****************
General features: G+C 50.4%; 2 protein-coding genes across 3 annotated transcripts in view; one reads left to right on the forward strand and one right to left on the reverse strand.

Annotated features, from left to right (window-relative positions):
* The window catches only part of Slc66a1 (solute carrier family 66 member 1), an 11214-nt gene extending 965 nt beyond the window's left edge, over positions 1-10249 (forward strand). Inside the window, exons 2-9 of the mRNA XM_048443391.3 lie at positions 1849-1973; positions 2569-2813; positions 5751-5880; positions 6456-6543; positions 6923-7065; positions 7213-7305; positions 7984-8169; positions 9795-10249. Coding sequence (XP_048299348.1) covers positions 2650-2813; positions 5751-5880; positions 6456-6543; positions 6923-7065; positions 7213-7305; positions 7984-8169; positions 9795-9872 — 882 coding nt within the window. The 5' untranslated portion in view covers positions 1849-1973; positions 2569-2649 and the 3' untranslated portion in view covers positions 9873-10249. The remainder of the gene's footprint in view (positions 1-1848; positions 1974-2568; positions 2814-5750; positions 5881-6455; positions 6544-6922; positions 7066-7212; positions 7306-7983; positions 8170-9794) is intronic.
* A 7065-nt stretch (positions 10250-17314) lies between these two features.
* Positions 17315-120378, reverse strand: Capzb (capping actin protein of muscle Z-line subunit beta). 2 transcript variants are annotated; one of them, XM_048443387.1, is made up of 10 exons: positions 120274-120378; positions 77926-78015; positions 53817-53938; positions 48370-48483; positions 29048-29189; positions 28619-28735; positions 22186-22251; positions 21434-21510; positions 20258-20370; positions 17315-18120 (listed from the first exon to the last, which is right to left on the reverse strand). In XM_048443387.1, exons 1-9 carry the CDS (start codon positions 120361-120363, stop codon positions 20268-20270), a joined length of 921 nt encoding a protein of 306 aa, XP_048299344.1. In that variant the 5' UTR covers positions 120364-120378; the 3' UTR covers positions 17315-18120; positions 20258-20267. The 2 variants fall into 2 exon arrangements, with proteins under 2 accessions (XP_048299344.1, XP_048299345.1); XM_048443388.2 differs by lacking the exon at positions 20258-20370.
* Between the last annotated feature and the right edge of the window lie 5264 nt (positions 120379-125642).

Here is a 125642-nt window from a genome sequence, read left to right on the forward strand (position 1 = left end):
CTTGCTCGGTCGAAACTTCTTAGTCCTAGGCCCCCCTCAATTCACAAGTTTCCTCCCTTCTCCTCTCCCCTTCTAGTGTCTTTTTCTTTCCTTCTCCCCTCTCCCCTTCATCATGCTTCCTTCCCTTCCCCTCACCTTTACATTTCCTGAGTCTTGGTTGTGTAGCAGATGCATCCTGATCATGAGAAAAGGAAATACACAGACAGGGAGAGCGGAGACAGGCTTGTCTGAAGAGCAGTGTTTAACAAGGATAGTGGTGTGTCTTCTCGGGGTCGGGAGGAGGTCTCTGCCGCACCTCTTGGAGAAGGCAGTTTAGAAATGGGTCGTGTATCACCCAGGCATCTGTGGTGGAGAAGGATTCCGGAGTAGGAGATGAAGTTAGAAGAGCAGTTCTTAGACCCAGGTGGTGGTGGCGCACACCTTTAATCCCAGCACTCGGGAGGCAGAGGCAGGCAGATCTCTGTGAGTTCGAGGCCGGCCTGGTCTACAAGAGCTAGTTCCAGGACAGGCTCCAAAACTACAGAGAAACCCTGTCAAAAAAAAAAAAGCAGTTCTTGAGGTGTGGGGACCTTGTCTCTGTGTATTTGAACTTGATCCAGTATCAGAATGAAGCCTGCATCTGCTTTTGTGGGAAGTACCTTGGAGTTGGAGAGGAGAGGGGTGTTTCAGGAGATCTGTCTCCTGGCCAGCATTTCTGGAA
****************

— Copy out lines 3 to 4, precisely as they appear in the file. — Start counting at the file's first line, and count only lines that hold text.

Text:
* The window catches only part of Slc66a1 (solute carrier family 66 member 1), an 11214-nt gene extending 965 nt beyond the window's left edge, over positions 1-10249 (forward strand). Inside the window, exons 2-9 of the mRNA XM_048443391.3 lie at positions 1849-1973; positions 2569-2813; positions 5751-5880; positions 6456-6543; positions 6923-7065; positions 7213-7305; positions 7984-8169; positions 9795-10249. Coding sequence (XP_048299348.1) covers positions 2650-2813; positions 5751-5880; positions 6456-6543; positions 6923-7065; positions 7213-7305; positions 7984-8169; positions 9795-9872 — 882 coding nt within the window. The 5' untranslated portion in view covers positions 1849-1973; positions 2569-2649 and the 3' untranslated portion in view covers positions 9873-10249. The remainder of the gene's footprint in view (positions 1-1848; positions 1974-2568; positions 2814-5750; positions 5881-6455; positions 6544-6922; positions 7066-7212; positions 7306-7983; positions 8170-9794) is intronic.
* A 7065-nt stretch (positions 10250-17314) lies between these two features.